The pharmaceuticals available for the patients fall into three tiers depending on their clinical effectiveness and cost. The first-tier drugs are covered in all cases. Medicines from the second tier are covered only in the case of inpatient care. The third-tier drugs are not covered at all. For instance, dental care is generally not covered and is to be paid for; however, it is included in the essential level of medical care for specific categories of the population such as children under 16, disabled people and people with rare diseases, low-income people and the cases of urgent need.

There also exists a system of cost-sharing. Various procedures and visits to specialists can be prescribed by a general practitioner or by a specialist and since neither consultation nor hospital stay is paid, patients are charged a copayment for each prescription. However, private or public providers cannot charge any additional fees as per an official agreement with the National Health Service.

The Delivery of Healthcare Services

The primary care can be received from physicians, general practitioners, and pediatricians, who sign a contract and pay the rate for each patient in their list. The patient list payments comprise about 70% of overall income; the rest comes from payment for specific treatment including surgeries, care of chronically ill and elderly patients. General practitioners sign an agreement every three years, and this agreement contains all the details on payments duties and responsibilities. Additionally, they can sign a separate contract for the delivery of some additional services. The patients have to register with a doctor whose list has not reached the maximum limit of people, and they can change their physician any time.

In recent times, doctors prefer to group practice over working solo. The legislation provides a couple of ways to organize group medical practice. The base group practice is when general practitioners working in different offices share their expertise, work together on establishing guidelines, and conduct workshops and training sessions together. The network group practice allows sharing the electronic health record system. The advanced group practice means that doctors share the office, the electronic record database and can deliver services beyond their catchment areas. In addition, doctors working in group practices receive higher rates per patient. Similarly, it increases if a doctor hires a nurse or an assistant. The aim of promoting group practices lies in the idea that a healthcare entity can satisfy all the possible healthcare needs of the population in the complex. Thus, hiring additional medical personnel and social workers will drive more revenue to the office.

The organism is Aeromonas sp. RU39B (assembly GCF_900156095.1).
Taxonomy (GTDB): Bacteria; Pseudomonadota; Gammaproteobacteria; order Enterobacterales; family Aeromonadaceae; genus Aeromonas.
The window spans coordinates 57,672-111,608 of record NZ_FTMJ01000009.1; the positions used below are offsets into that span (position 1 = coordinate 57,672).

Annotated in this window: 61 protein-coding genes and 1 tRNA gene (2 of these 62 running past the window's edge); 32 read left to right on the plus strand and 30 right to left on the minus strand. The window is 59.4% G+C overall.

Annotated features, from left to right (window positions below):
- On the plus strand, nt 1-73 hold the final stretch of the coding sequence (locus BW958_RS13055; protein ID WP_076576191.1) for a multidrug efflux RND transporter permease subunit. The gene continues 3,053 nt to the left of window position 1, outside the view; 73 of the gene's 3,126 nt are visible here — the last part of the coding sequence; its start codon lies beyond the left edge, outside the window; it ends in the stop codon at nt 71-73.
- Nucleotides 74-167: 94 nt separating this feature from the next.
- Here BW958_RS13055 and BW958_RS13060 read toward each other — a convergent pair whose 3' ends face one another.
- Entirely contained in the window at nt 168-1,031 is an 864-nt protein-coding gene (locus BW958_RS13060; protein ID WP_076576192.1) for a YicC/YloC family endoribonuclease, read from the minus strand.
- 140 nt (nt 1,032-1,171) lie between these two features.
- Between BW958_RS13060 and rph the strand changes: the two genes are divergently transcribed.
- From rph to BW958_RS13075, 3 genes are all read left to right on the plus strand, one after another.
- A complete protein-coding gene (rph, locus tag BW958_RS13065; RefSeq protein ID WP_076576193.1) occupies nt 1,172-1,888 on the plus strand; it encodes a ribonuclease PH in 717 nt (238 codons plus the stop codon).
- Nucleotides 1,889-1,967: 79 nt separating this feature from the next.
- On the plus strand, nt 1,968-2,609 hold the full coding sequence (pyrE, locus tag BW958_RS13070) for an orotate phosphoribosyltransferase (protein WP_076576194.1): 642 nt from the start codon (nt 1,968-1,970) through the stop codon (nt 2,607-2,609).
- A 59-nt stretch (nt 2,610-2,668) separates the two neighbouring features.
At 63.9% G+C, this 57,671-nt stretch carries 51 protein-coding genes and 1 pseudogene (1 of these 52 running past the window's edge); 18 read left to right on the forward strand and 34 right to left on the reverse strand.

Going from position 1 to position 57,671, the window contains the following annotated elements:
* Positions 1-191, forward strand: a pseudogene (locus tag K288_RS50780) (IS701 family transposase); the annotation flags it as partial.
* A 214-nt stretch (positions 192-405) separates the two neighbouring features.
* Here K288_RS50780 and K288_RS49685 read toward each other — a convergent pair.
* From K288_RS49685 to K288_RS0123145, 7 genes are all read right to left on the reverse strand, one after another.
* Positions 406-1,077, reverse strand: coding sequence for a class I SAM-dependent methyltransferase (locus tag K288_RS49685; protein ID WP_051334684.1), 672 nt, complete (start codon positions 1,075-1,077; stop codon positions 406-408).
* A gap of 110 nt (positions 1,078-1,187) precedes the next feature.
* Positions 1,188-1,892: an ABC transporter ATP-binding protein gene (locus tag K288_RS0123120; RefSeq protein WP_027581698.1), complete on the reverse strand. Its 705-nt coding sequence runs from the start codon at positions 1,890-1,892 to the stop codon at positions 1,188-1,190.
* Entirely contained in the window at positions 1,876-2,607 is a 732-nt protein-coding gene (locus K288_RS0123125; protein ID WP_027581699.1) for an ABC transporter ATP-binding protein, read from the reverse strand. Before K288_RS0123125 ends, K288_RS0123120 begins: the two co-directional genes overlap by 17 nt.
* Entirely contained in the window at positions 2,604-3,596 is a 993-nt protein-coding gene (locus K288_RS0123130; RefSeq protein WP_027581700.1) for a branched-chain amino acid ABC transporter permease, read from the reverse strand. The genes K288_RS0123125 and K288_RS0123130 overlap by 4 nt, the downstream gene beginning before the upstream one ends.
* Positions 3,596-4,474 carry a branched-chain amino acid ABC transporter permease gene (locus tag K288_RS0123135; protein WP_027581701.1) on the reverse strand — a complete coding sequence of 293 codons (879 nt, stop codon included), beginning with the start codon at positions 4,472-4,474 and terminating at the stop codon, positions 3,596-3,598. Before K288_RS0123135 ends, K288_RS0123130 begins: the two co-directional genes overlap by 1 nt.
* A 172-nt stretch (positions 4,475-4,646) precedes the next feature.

Outpatient care is usually provided by a local healthcare unit or by any contracted public or private hospital. Patients can choose the hospital; however, they cannot select a specific specialist, who is assigned randomly. Generally, self-employed doctors and nurses provide outpatient care and charge an hourly fee for their service. Such specialists can have as many patient visits as they can manage to fit into their schedule, while those physicians and nurses who work for hospitals cannot.

Hospitals are either semi-private or controlled by a local healthcare unit. They receive payment for all the kinds of services they provide, including diagnostics and consultations of physicians. Besides, hospitals with the status of teaching get some additional funds. Thus, about 10% of their revenue comes from covering the training costs. There are numerous variants of payment systems depending on whether the costs have to be cut in case the spending limit is reached. They also exclude some services and tools from the basic pattern of patient care. Doctors who work at hospitals receive salaries and are not allowed to treat patients in private clinics; otherwise, they have to pay some rate from their additional income to the hospital (Jurijus, 2014).

There is also a range of services for providing long-term care and social support to patients. Individuals who require this type of care are generally treated in residential or semi-residential facilities or receive care at home. Residential and semi-residential units of healthcare provide the services of nurses, doctors, and rehabilitologists along with needed medical therapies and devices. The cost-sharing for these services depends on the level of income of the patient. For instance, home care is financed publicly and is designed for providing some additional assistance during the treatment. The level of funding of this sector is quite low in Italy. By contrast, palliative care is delivered mainly by voluntary organizations. Additionally, the national policy also contributed to the emergence of such services as hospices, daycare units, and palliative care departments in hospitals. Nevertheless, much has to be done for further development of this sector as it does not provide the necessary coverage at the moment.